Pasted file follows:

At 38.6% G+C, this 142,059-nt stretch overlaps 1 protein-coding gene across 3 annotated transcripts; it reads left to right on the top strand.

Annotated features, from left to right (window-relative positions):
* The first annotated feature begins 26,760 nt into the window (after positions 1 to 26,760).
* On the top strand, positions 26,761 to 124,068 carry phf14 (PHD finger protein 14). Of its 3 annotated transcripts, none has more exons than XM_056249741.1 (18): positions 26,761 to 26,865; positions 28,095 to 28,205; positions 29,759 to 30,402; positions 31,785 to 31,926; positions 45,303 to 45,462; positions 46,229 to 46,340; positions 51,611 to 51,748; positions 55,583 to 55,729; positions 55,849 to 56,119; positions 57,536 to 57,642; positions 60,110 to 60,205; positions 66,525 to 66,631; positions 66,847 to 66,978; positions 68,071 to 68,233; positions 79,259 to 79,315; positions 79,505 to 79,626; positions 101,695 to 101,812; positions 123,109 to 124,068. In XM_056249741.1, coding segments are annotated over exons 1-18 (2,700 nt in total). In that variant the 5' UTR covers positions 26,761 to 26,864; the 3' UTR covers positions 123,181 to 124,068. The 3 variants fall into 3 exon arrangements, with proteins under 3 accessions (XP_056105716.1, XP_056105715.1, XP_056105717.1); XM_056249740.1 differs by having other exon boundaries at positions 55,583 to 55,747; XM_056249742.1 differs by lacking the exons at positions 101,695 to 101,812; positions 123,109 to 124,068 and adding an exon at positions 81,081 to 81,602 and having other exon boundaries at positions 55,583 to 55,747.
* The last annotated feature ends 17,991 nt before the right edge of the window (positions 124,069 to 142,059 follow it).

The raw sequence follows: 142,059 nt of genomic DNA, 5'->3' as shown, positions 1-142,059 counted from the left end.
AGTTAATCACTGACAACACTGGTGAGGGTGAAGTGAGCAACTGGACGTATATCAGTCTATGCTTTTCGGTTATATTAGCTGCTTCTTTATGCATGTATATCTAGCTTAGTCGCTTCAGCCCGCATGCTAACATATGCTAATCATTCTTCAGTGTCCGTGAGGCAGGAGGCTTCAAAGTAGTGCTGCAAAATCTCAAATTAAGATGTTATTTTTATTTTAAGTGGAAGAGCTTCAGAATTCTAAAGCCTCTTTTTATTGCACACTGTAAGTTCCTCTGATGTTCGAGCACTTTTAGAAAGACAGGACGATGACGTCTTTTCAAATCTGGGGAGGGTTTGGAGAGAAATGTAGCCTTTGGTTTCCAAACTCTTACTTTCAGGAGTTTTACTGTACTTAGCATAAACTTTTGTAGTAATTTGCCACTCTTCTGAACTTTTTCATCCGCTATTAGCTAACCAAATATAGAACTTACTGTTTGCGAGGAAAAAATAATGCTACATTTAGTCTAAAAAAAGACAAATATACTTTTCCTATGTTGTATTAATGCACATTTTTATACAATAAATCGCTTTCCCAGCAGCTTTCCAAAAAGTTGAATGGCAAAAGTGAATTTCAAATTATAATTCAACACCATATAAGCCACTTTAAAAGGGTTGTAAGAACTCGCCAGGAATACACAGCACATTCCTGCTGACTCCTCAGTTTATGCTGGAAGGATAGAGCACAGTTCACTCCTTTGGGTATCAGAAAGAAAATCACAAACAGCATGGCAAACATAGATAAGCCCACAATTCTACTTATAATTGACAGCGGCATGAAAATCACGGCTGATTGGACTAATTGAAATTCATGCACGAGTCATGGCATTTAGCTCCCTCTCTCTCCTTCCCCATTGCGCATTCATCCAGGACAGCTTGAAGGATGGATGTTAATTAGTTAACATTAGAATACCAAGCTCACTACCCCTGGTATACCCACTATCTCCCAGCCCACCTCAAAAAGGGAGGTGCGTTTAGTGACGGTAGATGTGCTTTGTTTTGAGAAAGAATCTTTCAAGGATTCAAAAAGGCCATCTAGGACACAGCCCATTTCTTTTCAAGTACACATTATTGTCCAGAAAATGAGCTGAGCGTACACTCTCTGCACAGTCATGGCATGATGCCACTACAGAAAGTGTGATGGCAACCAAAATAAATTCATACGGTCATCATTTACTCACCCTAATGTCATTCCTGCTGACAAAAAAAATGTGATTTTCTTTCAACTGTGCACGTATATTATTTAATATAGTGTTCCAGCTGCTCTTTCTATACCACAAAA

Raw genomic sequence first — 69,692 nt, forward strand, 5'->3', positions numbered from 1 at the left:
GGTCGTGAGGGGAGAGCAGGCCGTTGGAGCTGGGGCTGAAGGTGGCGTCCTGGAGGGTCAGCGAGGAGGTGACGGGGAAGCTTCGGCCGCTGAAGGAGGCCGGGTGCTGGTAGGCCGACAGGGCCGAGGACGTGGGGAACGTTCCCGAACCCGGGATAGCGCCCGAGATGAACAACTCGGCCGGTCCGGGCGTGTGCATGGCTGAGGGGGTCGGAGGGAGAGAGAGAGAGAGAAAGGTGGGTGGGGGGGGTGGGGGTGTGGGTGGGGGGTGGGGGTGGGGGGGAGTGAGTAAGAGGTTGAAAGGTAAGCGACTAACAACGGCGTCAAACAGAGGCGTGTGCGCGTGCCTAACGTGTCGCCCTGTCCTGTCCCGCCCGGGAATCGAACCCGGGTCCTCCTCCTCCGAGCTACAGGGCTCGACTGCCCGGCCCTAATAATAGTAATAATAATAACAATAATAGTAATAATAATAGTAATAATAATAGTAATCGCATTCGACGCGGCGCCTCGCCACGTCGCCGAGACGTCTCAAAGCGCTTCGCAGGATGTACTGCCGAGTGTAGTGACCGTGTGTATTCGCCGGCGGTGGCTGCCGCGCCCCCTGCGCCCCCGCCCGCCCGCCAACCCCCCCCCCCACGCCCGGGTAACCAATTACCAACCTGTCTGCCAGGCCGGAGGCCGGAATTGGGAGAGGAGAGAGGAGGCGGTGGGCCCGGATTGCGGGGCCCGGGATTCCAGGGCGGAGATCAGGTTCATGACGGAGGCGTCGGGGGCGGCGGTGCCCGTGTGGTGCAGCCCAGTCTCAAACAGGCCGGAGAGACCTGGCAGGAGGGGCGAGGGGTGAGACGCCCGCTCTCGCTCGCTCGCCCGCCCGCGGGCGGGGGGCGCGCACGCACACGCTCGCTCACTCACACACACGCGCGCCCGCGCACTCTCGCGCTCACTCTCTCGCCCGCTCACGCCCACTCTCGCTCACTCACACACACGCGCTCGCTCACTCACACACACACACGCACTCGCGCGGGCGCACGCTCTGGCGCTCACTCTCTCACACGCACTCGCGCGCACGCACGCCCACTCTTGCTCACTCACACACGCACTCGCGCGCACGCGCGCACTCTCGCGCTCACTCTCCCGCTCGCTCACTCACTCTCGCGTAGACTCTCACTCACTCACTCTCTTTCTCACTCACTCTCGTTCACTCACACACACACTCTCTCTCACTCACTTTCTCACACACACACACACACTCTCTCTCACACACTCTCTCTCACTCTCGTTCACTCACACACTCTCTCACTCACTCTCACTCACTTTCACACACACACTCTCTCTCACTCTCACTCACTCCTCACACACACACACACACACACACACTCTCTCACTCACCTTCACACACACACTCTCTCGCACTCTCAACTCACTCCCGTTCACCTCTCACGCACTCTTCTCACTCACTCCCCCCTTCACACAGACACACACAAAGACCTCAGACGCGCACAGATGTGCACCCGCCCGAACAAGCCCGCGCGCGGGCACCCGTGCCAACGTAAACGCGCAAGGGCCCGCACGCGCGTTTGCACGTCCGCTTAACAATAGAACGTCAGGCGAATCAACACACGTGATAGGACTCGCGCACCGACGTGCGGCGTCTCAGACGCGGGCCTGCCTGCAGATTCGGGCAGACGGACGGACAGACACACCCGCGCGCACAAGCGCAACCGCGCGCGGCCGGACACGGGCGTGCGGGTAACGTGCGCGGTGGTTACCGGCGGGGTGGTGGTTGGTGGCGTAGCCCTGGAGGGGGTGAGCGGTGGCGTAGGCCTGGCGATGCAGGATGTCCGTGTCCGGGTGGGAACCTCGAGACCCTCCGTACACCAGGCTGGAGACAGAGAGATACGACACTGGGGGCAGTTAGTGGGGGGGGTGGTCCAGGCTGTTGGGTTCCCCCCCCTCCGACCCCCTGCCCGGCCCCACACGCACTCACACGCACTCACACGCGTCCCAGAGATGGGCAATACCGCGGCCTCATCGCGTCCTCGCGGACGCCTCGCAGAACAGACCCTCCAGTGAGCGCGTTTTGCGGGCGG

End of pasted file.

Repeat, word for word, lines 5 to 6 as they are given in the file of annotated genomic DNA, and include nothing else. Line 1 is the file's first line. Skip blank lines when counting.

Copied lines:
* The last annotated feature ends 17,991 nt before the right edge of the window (positions 124,069 to 142,059 follow it).

The raw sequence follows: 142,059 nt of genomic DNA, 5'->3' as shown, positions 1-142,059 counted from the left end.